Date of Award

Spring 2017

Degree Type

Open Thesis

Degree Name

Master of Science in Nursing (MSN)

First Advisor

Toni Barnett

Abstract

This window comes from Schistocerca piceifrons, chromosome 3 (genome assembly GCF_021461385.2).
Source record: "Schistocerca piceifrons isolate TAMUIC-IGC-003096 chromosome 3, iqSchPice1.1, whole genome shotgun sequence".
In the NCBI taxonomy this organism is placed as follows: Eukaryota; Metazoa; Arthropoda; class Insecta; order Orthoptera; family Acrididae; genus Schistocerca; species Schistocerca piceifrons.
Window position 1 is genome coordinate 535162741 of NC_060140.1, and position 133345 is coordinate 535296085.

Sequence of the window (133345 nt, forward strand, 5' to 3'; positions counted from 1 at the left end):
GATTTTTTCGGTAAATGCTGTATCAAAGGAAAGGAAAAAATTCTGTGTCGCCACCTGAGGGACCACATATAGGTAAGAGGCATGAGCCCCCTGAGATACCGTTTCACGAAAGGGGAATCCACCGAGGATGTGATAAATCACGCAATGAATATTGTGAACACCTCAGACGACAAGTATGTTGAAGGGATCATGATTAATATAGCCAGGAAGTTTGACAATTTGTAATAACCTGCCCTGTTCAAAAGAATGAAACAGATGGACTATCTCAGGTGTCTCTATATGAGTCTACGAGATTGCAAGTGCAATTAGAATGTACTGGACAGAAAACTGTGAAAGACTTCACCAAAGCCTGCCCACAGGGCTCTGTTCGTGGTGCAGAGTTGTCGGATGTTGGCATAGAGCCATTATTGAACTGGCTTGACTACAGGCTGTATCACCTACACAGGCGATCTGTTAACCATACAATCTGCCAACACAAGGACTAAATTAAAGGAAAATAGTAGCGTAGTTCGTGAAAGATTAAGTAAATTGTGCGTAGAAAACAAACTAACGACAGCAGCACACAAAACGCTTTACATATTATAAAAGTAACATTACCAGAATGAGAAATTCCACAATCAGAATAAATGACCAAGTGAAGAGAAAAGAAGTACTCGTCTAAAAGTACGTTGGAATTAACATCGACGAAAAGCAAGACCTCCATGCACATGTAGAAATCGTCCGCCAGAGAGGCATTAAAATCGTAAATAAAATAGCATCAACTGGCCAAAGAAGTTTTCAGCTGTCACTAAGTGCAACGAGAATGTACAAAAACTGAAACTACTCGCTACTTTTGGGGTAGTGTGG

Despite increasing recognition of intimate partner violence (IPV) as a public health concern and its impact on individuals, families, and society, little is known about why female victims of IPV do not disclose their abuse to healthcare providers. Despite recommendations for IPV screening by the Institute of Medicine, United States Preventative Services Task Force and other national organizations, some research suggests that we are not improving health outcomes by conducting routine screening for IPV. The aim of this study is to identify the barriers to disclosure in the healthcare setting faced by female victims of IPV. The study design includes the completion of a written questionnaire by female victims seeking services from a nonprofit agency providing multiple forms of assistance to IPV victims. Study results indicate various reasons for the nondisclosure of IPV in the healthcare setting but, notably, include victim perceptions of a lack of inquiry into IPV by the healthcare provider. Some intrinsic reasoning for lack of IPV disclosure in the healthcare setting include feelings of shame or embarrassment, the fear one would not be believed, the belief that healthcare providers would be unable to help or nothing could be done about the abuse, a lack of trust in healthcare providers or the healthcare system, among others. The identification of the barriers to IPV disclosure face by female victims could provide the information necessary for the development of a sensitive screening tool allowing for earlier identification of IPV victims.

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